• CIP: Several CIP issues have been detected by simply listening to the CIP in operation. High- pressure jets have a particular sound. When they fail or have insufficient pressure the sound changes. We catch problems by sight as well: Vessel Pre-rinse-to-Drain shows solids for a period of time.
If the time solids are flowing to the drain is too short, there may be problems with the cleaning jets. Catching such problems while in the field can prevent micro issues down the road. Visual tank inspection after CIP is important to assure cleanliness and drainage.
• Crushing Tanks: Tanks have been crushed in many ways over the years. The author has seen the effects of using a “cold” water rinse following a “hot” CIP. The hot CIP vapor in the tank is quickly condensed, resulting in negative pressure conditions. The tank can collapse quickly. All senses can detect that problem….it is noisy, it is ugly to see, you can smell trouble coming and the mouth goes dry! It is important to train the brewers on the potential of the issue.
Active controlling instrumentation on the water supply line to the vessel is a wise precaution. Establishing a standard for the allowable difference between caustic temperature and rinse water temperature is critical. Cooling down of a sterilized tank with CIP rinse water can be disastrous.
• Welds: Welds in brewery lines should be full penetration with proper line purges. Sugared welds can and have been sources of bacteria growth*.
After fermenting, the beer should have no contact with O2! Unfortunately, there are many process points where air contamination and oxidation can occur: Every beer transfer; tank purges, centrifuge cover gas, transfer hoses and transfer piping are some examples where O2 contamination must be excluded with proper procedures and checks.
Similarly, we need to assure that deaerated water is actually deaerated. Visual checks inside deaerators help assure they have not scaled over and the same visual checks assure de-scaling is successful when undertaken.
Tools such as a Zahm and Nagel gas purity-testing device are especially useful for checking the purity of purged tanks! Tasting CO2 (bubbled through sterile water) helps assure quality standards are met and that we can be confident that no off odors will enter our product from the CO2 we purchase.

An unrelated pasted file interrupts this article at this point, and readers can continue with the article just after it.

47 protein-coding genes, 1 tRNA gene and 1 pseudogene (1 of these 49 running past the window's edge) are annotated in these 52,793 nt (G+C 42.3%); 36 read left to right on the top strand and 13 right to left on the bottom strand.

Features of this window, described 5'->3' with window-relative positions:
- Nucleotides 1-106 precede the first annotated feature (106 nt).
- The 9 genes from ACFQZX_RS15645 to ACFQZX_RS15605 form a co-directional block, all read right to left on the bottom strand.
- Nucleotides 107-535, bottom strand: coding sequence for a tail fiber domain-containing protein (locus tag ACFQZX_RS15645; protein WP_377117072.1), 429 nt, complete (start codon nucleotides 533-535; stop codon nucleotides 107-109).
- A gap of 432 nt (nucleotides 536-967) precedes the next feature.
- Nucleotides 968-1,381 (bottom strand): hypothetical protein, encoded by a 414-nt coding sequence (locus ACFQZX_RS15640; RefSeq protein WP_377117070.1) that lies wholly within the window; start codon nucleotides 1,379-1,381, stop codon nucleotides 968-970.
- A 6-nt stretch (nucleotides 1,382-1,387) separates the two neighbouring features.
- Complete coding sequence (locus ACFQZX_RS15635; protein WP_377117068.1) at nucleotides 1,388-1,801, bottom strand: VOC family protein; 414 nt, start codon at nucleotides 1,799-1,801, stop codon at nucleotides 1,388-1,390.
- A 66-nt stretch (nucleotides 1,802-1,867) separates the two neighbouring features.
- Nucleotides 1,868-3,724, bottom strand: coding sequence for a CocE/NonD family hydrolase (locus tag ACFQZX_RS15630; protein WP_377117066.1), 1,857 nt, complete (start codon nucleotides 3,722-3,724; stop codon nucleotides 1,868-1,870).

Similarly, the DE we plan to use should be mixed with water and the product sniffed (not tasted), looking for off notes, especially moldy or musty notes than can be picked up in some storage conditions.
* Pro Engineering has certified welders and inspectors who can audit your process and help teach brewers to ‘read welds’, a useful skill.
One example of a problem found through the senses is below:
A beer filter at one brewery was experiencing short cycles, and therefore very high downtime and high process loss. The author and an associate were sent to assist. They observed blowback and filter cake rinsing from the filter body sight glass.
It was not actually happening! The filter shell was opened and the filter cake ‘blow down’ system was started manually. The two observers were soaked. The seals on the water supply header had failed. Almost all the water sprayed out horizontally, along the shaft.
The little water arriving at the spray nozzles was insufficient to rinse off any of the old DE. The filter screens were mostly bridged, and rinsing was ineffective until repairs were made. The decision to observe filter blowdown in the field was the key to problem identification and resolution.
A brewery wishing to incorporate the use of the senses into their operation might consider the following:
1. A well-designed process audit is a good place to start. Process auditors such as those working with Brewing Consulting Services are good listeners, observers and problem solvers. We work with you and your staff to hear your concerns and see your process in action.
2. An audit can be followed with development of Critical Process Observation Standards and Expectations. Pro Engineering has the staff and expertise to correct problems found during such an audit. Alternatively, they can work with your staff to assist as needed.